There is an unspoken rule that recommends changing a motorcycle helmet every five years, it is also recommended to replace the helmet if it accidentally falls off, let’s see if this is true. The biggest myth if a motorcycle helmet falls, for example, on a parked motorcycle or just falls out of your hands, it should be replaced.
Can you imagine someone throwing away a $500-$600 Arai or Shoei helmet just because it slipped out of their hands onto the pavement? Of course, after a fall you should check the helmet for cracks and chips and it will depend on how hard it fell and helmet types.
If your helmet has had a fall or a lot of impacts, but you do not visually see any damage, but you are still worried about them, then it is better to look for a new helmet to replace it. Even though motorcycle helmets are quite reliable (of course, certified helmets) they are considered disposable products, which are designed to protect the head, if you collide or fall off the bike and after an accident, they will need to be replaced.
However, most quality motorcycle helmets can withstand the light impact they receive in everyday use without any damage, but that does not mean they can be used carelessly. If a helmet does not meet minimum safety requirements and is not certified to ECE, DOT, or SNELL standards, then you have to wonder if it will even protect the rider in an accident. You should treat your helmet with care and keep it in a cool, dry place and never store anything heavy inside it. If your helmet falls with a heavy object inside it might deform the absorption layer inside.
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Helmet age, damage, and natural wear and tear can affect its full protection. Helmet materials deteriorate gradually under the influence of the environment (sun, rain) and lose their protective qualities, so the general service life of helmets made of ABS plastic or polycarbonate lasts about five years and about seven years is the service life of composite helmets. Also, the helmet liner loses its effectiveness over time and becomes unusable.
Store your helmet in its case in a cool dry place when not in use.
The primary purpose of a helmet is to protect the rider’s head in an accident, so make sure that your motorcycle helmet is as prepared for the season as your motorcycle is before preparing for the new motorcycle season. Inspect the outer shell of your helmet for cracks, dents, deep scratches, or other signs of damage. You may have never dropped or fallen in your helmet, but that doesn’t mean that someone else didn’t accidentally knock it off the shelf and tell you about it, so give it a thorough external inspection. Don’t buy a used helmet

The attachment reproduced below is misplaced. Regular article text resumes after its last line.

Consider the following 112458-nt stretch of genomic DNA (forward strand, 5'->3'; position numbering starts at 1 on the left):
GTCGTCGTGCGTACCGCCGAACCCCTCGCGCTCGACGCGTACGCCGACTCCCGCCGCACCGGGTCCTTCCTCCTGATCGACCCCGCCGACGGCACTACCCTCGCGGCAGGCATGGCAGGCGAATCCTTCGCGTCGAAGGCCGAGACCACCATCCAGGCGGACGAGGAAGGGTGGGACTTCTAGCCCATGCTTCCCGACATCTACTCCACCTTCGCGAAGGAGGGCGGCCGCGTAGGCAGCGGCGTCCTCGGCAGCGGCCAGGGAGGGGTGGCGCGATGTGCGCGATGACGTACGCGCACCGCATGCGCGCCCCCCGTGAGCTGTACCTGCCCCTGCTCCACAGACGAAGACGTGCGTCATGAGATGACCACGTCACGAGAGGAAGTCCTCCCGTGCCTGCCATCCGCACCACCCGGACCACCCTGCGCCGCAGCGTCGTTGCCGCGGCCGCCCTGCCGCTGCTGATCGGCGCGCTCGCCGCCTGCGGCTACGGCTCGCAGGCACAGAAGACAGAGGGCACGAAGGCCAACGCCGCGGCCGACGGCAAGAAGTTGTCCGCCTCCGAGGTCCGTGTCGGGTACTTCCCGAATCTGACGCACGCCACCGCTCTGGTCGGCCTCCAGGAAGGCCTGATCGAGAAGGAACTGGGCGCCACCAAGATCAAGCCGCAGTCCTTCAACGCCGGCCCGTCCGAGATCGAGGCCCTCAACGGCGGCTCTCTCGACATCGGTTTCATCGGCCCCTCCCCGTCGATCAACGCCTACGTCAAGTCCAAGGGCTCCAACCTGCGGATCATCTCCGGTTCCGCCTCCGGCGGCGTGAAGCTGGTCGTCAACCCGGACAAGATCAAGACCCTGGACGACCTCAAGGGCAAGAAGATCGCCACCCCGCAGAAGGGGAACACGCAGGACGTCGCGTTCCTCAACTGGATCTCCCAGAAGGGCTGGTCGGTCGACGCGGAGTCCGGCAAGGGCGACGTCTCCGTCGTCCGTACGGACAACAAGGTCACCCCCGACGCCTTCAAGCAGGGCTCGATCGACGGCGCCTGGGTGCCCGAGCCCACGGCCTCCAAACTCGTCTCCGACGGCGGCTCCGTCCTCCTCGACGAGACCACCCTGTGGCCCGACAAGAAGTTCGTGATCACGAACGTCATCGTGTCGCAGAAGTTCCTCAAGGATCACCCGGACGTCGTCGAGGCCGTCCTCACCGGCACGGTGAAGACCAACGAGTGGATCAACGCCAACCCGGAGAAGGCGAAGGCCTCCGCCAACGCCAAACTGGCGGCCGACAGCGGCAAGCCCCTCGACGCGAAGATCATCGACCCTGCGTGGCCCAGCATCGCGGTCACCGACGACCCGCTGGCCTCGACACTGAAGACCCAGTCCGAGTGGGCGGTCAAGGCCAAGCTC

off-hand, since you don’t know how old it is or how it’s been used.
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Remove the soft liner and check its condition, because frequent head sweat gradually destroys the lining, in addition, over time the lining wears away and becomes looser. Wash or replace the lining if necessary. You can extend the life of the lining by wearing a balaclava cap on your head, so the liner will need less washing.
When you have removed the liner, check the inner EPS layer of the helmet for damage, if the foam has dents or cracks, then most likely such a helmet has been subjected to a blow and can no longer be used. The chin straps wear out during frequent use, so check carefully the attachment of the straps to the D-rings or the micrometric latch. Check the helmet visor for scratches and cracks that may obstruct your view and make sure the glass is firmly in place and opens and closes properly. Check and tighten the screws of the hinge mechanism for the visor.
How do I extend the life of my helmet?
- Don’t wear it with the visor open so as not to damage the seal. Close the visor completely for storage and wear your helmet by the strap.
- Don’t glove in your helmet to keep dirt and bacteria out. Also, the Velcro closure on the gloves will cling to the lining fabric and fluff it up.
- Don’t hang your helmet on a mirror – dust and dirt accumulate on it, including road chemicals that seem to be able to ruin any material at all.
- Don’t put your helmet on the tank to avoid petrol fumes. It degrades the properties of the helmet’s polystyrene foam filler, and can also soften the shell.
- Do not put your helmet on the seat. It can fall over even from a passing bus nearby, and the neighborhood kids and cats will help.
- If you need somewhere to put your helmet temporarily, and hanging it on the grip is not an option, just put gloves on the ground and put your helmet on them.
Do not forget that a certified motorcycle helmet is not only a guarantee of safety, but also comfort, good aerodynamics, sound insulation, ventilation, and it is important good visibility. And finally, another reason why it is recommended to replace the old helmet with a new one after five years of service. This is because modern motorcycle helmet technology and materials are constantly improving and the new, modern motorcycle helmet, will offer a
higher level of protection and comfort than the helmet of five years ago. Also, it will be implemented many additional convenient features that help the rider feel full protection and comfort when riding a motorcycle.